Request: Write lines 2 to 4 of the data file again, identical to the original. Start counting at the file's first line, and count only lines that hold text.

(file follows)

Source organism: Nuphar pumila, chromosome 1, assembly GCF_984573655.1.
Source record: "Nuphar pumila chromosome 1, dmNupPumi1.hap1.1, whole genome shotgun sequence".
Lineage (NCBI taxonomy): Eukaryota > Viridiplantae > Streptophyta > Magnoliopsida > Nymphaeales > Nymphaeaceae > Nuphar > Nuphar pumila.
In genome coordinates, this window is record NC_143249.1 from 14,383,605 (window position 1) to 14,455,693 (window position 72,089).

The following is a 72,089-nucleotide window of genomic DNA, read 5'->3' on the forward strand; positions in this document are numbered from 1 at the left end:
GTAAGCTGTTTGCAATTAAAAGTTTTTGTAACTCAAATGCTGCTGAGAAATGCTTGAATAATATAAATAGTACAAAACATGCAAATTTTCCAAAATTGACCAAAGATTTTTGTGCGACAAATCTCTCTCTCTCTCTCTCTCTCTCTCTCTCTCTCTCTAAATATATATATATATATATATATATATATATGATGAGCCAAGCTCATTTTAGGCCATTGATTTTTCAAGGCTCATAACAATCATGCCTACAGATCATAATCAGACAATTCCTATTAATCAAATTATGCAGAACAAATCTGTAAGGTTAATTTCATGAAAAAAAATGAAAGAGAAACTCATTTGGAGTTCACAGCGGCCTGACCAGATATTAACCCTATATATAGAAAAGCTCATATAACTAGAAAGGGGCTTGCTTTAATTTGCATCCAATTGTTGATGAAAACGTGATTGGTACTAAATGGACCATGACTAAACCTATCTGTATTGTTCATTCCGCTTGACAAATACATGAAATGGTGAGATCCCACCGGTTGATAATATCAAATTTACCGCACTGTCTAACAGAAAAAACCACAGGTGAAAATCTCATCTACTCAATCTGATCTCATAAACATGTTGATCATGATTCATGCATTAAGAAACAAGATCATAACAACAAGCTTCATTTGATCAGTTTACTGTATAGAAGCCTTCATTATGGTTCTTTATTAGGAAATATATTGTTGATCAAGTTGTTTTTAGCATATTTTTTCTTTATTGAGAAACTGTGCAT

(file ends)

Source record: "Nuphar pumila chromosome 1, dmNupPumi1.hap1.1, whole genome shotgun sequence".
Lineage (NCBI taxonomy): Eukaryota > Viridiplantae > Streptophyta > Magnoliopsida > Nymphaeales > Nymphaeaceae > Nuphar > Nuphar pumila.
In genome coordinates, this window is record NC_143249.1 from 14,383,605 (window position 1) to 14,455,693 (window position 72,089).